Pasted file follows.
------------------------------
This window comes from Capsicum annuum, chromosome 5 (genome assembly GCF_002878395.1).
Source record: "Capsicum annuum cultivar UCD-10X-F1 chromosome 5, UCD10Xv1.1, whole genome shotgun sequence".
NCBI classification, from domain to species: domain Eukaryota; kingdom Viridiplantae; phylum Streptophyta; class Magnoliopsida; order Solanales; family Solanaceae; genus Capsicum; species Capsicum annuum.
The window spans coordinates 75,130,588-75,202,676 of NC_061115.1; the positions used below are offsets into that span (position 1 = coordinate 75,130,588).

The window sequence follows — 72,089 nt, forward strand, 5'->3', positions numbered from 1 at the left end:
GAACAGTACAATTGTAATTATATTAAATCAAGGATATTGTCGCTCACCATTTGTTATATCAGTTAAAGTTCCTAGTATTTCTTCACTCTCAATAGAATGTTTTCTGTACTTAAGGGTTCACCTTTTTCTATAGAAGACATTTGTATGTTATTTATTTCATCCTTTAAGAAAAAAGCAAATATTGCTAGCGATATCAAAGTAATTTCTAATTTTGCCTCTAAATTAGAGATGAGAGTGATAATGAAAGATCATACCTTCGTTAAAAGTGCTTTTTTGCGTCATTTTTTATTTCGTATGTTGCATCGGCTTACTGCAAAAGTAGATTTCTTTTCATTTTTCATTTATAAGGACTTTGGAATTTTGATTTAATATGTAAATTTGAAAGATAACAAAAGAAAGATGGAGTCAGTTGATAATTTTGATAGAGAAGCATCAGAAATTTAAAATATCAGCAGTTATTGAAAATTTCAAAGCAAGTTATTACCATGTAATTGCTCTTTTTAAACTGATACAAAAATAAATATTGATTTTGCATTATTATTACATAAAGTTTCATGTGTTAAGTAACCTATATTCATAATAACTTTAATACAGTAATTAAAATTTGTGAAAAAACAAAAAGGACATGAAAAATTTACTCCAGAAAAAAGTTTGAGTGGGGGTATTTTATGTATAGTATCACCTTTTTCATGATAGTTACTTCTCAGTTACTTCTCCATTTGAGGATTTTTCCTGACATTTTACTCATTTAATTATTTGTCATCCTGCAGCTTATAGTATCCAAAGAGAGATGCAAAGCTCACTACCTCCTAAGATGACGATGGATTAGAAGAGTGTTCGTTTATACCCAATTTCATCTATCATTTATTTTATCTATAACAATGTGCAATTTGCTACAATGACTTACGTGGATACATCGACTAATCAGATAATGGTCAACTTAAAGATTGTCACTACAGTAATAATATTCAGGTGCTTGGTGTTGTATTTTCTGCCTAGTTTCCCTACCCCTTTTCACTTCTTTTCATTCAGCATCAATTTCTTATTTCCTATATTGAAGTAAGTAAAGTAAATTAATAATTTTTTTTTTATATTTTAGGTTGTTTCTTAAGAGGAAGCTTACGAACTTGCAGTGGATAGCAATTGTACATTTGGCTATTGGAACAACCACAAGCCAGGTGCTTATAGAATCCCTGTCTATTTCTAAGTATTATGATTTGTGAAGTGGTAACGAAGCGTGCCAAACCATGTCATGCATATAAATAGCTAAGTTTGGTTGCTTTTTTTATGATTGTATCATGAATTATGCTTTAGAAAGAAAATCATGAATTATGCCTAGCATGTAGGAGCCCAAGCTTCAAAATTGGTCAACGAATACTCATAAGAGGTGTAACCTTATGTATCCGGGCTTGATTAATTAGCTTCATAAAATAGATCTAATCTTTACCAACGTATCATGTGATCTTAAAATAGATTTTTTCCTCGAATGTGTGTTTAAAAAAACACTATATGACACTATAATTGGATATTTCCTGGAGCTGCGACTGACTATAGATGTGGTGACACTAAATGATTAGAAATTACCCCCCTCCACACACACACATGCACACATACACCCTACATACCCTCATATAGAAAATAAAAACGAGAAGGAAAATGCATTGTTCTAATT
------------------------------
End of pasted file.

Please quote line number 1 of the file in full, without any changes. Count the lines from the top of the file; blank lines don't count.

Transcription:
This window comes from Capsicum annuum, chromosome 5 (genome assembly GCF_002878395.1).